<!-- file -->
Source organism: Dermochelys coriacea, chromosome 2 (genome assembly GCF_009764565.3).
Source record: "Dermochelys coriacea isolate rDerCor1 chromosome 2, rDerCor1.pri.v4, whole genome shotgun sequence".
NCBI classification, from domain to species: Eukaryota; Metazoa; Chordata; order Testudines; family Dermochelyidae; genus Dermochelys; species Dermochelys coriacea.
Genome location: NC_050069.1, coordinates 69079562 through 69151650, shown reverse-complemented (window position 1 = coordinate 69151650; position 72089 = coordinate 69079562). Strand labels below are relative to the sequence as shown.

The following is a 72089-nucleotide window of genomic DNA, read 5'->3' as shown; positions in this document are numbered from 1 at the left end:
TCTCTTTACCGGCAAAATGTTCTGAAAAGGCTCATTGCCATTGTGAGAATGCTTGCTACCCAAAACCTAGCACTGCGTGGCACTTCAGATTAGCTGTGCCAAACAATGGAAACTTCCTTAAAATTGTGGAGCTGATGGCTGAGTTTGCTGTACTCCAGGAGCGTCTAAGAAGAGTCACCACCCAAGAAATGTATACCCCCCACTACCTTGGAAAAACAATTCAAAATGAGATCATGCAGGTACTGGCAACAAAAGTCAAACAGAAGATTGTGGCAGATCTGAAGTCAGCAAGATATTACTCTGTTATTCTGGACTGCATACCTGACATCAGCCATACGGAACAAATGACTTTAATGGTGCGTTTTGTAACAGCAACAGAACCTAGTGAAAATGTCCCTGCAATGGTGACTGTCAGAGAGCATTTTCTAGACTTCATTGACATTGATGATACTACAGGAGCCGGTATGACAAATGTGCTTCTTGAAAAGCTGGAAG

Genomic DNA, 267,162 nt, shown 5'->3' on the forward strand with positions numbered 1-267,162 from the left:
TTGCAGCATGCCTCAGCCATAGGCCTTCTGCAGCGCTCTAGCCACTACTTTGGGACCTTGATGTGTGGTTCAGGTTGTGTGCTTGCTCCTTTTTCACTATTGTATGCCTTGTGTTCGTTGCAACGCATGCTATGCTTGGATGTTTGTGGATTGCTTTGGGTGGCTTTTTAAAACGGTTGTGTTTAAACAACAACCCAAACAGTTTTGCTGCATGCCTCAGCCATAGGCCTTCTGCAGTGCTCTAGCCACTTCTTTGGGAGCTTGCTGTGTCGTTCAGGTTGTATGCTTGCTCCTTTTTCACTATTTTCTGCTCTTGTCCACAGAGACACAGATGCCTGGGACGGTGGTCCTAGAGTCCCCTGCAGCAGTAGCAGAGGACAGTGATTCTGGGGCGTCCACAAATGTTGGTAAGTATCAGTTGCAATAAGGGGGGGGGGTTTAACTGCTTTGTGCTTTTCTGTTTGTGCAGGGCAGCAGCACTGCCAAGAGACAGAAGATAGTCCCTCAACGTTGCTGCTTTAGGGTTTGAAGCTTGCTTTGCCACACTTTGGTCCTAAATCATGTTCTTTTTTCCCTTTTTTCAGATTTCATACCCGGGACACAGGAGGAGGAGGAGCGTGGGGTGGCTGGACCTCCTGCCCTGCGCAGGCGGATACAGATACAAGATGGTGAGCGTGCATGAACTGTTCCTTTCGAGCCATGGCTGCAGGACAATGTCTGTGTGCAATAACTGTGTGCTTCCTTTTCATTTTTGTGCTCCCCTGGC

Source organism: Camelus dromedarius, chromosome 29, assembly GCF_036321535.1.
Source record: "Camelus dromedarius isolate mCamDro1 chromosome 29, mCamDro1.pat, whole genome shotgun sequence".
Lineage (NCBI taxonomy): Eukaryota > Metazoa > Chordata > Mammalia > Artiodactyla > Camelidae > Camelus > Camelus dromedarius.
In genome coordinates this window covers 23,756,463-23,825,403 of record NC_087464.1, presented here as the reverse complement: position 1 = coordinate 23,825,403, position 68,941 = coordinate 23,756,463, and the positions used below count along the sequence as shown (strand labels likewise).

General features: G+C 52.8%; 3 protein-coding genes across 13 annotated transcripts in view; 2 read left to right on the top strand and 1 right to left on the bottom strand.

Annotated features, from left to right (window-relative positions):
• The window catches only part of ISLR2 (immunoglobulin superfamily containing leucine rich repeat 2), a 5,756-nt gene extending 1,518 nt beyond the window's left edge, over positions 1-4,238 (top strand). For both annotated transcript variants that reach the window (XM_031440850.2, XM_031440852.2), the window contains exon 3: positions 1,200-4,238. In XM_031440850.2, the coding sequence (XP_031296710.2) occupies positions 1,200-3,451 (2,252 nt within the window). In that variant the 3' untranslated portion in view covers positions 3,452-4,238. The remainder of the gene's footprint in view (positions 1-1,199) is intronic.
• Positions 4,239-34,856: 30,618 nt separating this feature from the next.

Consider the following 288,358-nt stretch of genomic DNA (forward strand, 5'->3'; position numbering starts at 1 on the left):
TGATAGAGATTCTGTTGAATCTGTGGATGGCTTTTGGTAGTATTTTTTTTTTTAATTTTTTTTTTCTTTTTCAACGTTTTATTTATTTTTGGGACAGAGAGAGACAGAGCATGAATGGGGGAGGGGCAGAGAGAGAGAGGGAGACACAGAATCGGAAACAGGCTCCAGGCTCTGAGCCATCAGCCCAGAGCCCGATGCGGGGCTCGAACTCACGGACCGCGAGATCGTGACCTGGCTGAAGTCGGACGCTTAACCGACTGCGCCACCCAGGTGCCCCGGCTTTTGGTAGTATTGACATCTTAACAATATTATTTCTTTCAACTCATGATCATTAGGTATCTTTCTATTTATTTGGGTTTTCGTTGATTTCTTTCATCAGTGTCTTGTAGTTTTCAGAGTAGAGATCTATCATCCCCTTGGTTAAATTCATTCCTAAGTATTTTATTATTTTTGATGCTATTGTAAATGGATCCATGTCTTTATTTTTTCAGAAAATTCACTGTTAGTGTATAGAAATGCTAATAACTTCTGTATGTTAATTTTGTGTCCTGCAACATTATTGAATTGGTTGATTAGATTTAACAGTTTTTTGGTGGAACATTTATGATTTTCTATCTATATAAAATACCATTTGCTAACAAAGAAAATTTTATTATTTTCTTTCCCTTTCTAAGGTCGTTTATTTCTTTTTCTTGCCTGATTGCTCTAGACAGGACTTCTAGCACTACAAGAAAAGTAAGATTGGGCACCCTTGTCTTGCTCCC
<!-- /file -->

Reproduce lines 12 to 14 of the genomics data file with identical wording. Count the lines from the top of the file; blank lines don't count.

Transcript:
In genome coordinates this window covers 23,756,463-23,825,403 of record NC_087464.1, presented here as the reverse complement: position 1 = coordinate 23,825,403, position 68,941 = coordinate 23,756,463, and the positions used below count along the sequence as shown (strand labels likewise).

General features: G+C 52.8%; 3 protein-coding genes across 13 annotated transcripts in view; 2 read left to right on the top strand and 1 right to left on the bottom strand.

Annotated features, from left to right (window-relative positions):